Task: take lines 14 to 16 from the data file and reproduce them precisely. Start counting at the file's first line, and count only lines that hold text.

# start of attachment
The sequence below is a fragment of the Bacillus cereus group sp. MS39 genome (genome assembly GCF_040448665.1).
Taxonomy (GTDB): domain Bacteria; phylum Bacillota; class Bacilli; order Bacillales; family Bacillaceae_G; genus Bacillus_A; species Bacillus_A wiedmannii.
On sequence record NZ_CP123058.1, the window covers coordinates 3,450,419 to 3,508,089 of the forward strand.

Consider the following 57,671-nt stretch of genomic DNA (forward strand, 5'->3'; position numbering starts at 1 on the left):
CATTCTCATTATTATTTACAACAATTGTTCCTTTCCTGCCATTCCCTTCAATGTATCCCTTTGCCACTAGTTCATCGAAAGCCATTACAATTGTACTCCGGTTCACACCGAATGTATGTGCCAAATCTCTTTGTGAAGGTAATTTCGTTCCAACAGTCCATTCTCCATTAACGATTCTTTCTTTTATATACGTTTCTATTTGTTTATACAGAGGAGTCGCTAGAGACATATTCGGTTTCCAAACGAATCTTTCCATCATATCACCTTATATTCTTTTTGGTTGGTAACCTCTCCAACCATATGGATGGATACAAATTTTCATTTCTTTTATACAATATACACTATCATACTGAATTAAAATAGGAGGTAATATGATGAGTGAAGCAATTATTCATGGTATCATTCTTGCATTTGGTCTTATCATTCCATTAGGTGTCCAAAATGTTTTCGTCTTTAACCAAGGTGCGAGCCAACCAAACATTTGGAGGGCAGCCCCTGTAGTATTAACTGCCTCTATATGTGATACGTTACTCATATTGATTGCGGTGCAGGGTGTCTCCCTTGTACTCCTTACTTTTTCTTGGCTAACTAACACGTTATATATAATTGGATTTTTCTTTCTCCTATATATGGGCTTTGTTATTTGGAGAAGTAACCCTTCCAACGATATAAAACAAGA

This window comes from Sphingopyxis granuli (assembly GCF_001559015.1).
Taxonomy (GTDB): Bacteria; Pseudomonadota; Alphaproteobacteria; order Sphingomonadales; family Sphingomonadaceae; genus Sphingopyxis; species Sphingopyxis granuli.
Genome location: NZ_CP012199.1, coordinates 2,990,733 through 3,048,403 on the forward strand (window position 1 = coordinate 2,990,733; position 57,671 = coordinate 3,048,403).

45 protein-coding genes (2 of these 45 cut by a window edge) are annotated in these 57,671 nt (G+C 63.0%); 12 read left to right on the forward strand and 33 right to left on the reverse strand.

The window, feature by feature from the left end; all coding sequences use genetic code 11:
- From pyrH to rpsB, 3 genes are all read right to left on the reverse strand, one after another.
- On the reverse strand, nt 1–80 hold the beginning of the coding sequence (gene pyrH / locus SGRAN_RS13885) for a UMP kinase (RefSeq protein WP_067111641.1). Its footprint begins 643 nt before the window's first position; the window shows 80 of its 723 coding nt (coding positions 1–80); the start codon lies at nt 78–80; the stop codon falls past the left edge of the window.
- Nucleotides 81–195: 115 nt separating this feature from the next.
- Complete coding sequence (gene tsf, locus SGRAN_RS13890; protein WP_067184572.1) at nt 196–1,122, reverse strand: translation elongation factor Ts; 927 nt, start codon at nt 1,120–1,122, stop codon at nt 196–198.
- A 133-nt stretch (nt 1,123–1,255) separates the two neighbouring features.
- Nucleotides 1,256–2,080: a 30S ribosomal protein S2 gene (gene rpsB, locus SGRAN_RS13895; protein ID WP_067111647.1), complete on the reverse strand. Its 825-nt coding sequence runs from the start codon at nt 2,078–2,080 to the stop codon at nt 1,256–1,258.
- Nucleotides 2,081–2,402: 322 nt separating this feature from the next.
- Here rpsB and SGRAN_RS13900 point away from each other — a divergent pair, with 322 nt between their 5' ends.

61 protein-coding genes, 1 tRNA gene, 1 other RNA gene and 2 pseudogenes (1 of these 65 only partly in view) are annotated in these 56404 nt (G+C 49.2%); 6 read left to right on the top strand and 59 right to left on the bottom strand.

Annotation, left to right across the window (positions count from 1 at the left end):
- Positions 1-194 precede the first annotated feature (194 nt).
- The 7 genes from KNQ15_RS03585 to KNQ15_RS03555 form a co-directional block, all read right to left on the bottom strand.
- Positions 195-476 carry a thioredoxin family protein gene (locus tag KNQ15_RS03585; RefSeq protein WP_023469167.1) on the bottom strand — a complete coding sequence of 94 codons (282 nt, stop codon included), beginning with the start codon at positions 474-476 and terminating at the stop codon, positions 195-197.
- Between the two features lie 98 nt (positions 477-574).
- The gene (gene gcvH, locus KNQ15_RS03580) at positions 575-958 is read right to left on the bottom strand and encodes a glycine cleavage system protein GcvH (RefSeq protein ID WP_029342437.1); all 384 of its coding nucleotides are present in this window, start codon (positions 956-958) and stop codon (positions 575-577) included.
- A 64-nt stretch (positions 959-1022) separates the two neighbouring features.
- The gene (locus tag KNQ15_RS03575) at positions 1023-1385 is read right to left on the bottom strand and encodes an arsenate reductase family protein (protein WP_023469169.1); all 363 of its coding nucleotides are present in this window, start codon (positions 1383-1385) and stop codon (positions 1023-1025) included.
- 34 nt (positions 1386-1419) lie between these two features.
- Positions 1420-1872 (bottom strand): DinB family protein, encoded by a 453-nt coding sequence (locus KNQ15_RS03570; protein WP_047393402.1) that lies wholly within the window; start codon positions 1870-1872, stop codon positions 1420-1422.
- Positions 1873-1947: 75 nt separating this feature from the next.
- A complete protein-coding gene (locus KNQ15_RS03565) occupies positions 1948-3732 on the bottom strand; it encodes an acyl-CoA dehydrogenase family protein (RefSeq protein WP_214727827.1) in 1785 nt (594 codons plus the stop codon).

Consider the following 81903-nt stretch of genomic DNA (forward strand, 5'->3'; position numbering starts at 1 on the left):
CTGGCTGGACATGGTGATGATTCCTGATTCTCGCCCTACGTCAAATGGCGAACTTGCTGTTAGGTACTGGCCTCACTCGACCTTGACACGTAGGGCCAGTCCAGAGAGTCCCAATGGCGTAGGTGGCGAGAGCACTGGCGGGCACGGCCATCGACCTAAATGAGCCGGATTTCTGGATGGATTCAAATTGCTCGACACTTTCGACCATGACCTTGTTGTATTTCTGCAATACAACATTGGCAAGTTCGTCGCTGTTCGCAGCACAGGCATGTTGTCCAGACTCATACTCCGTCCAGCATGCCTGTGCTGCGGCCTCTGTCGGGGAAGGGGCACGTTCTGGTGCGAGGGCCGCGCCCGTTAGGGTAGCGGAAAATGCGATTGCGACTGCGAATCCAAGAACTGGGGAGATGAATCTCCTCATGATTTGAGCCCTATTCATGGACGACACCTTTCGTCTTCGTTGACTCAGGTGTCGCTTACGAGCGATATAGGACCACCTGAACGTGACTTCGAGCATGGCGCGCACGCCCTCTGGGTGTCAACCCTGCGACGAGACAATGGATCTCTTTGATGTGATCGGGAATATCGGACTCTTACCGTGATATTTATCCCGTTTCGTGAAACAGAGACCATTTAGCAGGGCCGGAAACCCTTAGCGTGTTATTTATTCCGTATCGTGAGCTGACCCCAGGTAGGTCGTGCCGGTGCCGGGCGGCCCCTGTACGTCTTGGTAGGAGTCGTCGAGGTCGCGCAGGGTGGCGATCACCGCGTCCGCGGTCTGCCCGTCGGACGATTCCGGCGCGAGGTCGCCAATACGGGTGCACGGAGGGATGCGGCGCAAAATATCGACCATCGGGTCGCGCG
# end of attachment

- Complete coding sequence (gene tsf, locus SGRAN_RS13890; protein WP_067184572.1) at nt 196–1,122, reverse strand: translation elongation factor Ts; 927 nt, start codon at nt 1,120–1,122, stop codon at nt 196–198.
- A 133-nt stretch (nt 1,123–1,255) separates the two neighbouring features.
- Nucleotides 1,256–2,080: a 30S ribosomal protein S2 gene (gene rpsB, locus SGRAN_RS13895; protein ID WP_067111647.1), complete on the reverse strand. Its 825-nt coding sequence runs from the start codon at nt 2,078–2,080 to the stop codon at nt 1,256–1,258.